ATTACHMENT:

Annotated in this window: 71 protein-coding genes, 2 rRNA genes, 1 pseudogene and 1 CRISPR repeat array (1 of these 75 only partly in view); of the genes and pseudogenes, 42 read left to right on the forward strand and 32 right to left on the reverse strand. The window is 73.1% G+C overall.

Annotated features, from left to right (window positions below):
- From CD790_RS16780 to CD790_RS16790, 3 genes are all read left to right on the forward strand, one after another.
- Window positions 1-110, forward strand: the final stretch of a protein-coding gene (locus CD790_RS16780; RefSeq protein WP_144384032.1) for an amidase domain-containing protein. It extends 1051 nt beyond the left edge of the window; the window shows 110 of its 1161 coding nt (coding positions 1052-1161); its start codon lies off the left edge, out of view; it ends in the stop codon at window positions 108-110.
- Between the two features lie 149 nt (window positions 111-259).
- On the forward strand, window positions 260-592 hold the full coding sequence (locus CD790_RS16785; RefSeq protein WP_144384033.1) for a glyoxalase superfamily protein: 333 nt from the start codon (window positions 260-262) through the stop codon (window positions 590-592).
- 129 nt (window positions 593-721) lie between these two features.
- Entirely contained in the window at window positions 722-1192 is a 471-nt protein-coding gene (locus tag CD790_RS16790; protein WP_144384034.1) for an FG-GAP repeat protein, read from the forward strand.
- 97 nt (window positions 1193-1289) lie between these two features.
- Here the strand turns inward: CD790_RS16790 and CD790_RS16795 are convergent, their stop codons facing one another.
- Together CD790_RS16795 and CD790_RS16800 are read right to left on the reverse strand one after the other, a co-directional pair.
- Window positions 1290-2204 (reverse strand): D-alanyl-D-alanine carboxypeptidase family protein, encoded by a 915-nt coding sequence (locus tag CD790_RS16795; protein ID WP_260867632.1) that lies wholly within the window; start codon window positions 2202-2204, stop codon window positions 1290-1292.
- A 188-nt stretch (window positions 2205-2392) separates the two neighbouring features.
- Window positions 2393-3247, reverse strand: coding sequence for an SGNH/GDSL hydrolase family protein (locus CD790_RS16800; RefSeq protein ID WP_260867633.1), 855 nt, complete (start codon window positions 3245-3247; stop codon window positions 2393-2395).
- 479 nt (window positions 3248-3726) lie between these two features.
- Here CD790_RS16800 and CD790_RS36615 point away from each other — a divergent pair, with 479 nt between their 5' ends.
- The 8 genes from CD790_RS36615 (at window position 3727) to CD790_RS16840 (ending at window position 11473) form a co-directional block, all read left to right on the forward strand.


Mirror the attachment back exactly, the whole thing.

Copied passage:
Annotated in this window: 71 protein-coding genes, 2 rRNA genes, 1 pseudogene and 1 CRISPR repeat array (1 of these 75 only partly in view); of the genes and pseudogenes, 42 read left to right on the forward strand and 32 right to left on the reverse strand. The window is 73.1% G+C overall.

Annotated features, from left to right (window positions below):
- From CD790_RS16780 to CD790_RS16790, 3 genes are all read left to right on the forward strand, one after another.
- Window positions 1-110, forward strand: the final stretch of a protein-coding gene (locus CD790_RS16780; RefSeq protein WP_144384032.1) for an amidase domain-containing protein. It extends 1051 nt beyond the left edge of the window; the window shows 110 of its 1161 coding nt (coding positions 1052-1161); its start codon lies off the left edge, out of view; it ends in the stop codon at window positions 108-110.
- Between the two features lie 149 nt (window positions 111-259).
- On the forward strand, window positions 260-592 hold the full coding sequence (locus CD790_RS16785; RefSeq protein WP_144384033.1) for a glyoxalase superfamily protein: 333 nt from the start codon (window positions 260-262) through the stop codon (window positions 590-592).
- 129 nt (window positions 593-721) lie between these two features.
- Entirely contained in the window at window positions 722-1192 is a 471-nt protein-coding gene (locus tag CD790_RS16790; protein WP_144384034.1) for an FG-GAP repeat protein, read from the forward strand.
- 97 nt (window positions 1193-1289) lie between these two features.
- Here the strand turns inward: CD790_RS16790 and CD790_RS16795 are convergent, their stop codons facing one another.
- Together CD790_RS16795 and CD790_RS16800 are read right to left on the reverse strand one after the other, a co-directional pair.
- Window positions 1290-2204 (reverse strand): D-alanyl-D-alanine carboxypeptidase family protein, encoded by a 915-nt coding sequence (locus tag CD790_RS16795; protein ID WP_260867632.1) that lies wholly within the window; start codon window positions 2202-2204, stop codon window positions 1290-1292.
- A 188-nt stretch (window positions 2205-2392) separates the two neighbouring features.
- Window positions 2393-3247, reverse strand: coding sequence for an SGNH/GDSL hydrolase family protein (locus CD790_RS16800; RefSeq protein ID WP_260867633.1), 855 nt, complete (start codon window positions 3245-3247; stop codon window positions 2393-2395).
- 479 nt (window positions 3248-3726) lie between these two features.
- Here CD790_RS16800 and CD790_RS36615 point away from each other — a divergent pair, with 479 nt between their 5' ends.
- The 8 genes from CD790_RS36615 (at window position 3727) to CD790_RS16840 (ending at window position 11473) form a co-directional block, all read left to right on the forward strand.